Windows 95 was officially launched 25 years ago yesterday and to mark the occasion former Microsoft engineer Rico Mariani has detailed the release in its historical context, explaining why it was the most important OS in history even though it wasn't the best Microsoft could deliver at the time.
Windows 95 was an outstanding release at the time, Mariani says in a nostalgic post on Medium, describing it as "the most important operating system in history". That's quite a claim given Unix had been around for over 20 years and Apple's Unix-based Mac OS had been around for a decade.
According to Mariani, Windows 95 was a rough diamond that gave the computer industry exactly what it needed at the time, given the hardware and software limitations back then.
It provided the industry with a "raft that could last a few years and carry them safely to the other side", where there was reasonable hardware and software architecture beyond the Windows 3.1 world of "horrible 16-bit segmented architecture universe thrust upon us by the 8086," he notes, referring to Intel's 1970s-era microprocessor.
"Much of the most important software ran with no memory protection, in shared address spaces. Even important software like critical printer drivers and disk drivers ran in that mode, 'real mode' 8086," he writes.
"The most important GUI applications were running in that same 16-bit mode, in a shared memory space, with cooperative scheduling. Any application could readily bring down the whole system and often did. Debugging in this universe was a horrid thing requiring miracles."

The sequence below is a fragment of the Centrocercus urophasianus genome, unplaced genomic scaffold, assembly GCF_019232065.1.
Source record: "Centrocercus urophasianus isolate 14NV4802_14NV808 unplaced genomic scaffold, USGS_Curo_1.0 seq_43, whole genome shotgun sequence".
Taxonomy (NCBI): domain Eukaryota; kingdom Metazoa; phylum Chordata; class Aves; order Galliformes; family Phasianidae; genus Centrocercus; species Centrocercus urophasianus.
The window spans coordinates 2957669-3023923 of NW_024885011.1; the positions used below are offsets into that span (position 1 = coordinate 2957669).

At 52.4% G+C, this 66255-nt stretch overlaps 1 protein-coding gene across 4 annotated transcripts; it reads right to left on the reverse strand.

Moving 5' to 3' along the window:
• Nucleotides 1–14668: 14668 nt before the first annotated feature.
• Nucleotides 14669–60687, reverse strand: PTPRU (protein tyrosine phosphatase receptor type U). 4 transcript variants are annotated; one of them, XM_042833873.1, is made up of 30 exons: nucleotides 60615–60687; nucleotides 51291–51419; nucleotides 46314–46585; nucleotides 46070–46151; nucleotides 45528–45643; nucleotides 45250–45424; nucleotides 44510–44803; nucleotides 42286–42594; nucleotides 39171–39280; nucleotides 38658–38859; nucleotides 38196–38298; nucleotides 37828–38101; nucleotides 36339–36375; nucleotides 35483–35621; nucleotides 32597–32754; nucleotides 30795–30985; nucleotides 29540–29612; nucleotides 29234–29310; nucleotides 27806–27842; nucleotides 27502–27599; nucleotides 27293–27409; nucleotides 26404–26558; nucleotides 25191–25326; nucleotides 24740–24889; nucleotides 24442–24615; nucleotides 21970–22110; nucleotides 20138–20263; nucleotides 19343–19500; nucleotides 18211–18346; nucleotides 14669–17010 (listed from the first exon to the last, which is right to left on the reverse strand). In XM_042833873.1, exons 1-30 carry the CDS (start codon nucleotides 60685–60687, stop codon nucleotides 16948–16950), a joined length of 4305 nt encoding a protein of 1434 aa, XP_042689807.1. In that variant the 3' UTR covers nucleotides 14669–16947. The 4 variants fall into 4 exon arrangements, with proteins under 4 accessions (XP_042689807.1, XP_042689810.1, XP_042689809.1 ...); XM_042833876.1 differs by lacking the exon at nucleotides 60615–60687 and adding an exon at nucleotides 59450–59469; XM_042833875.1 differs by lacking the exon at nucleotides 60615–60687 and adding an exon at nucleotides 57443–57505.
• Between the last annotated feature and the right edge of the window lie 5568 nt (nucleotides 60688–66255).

The PC industry was a "hot mess" back then, despite Microsoft outselling Apple Macs by tens of millions in 1995.
Interestingly, according to Mariani, Windows 95 was not the best OS Microsoft could have released at the time and that was not because Microsoft engineers wanted to put out a substandard product.
"It is nothing like the best operating system Microsoft knew how to build at the time, or was capable of building at the time," explains Mariani.
"We have existential proof of that: look at Windows NT if you like, or consider other contemporaneous operating systems and consider: 'Could Microsoft have built that had it put its best on such an endeavor?'. I think it's easy to conclude that cleaner solutions than Win95 could have been found. But none of those were in the offing."
Rather, the restrictions on Windows 95 were because it had to be compatible with legacy drivers and DOS applications while supporting existing Windows 3.1 applications.
Microsoft also needed to create a platform that enabled Win32 applications to be compatible with Windows NT applications. As per Mariani, Windows 95 was a raft to carry tech between these worlds.
"Windows 95 succeeded wildly at this. The number of compromises and special cases and shims was staggering, but it worked; selling over a million units in the first day towards about 40 million units in the first year," says Mariani.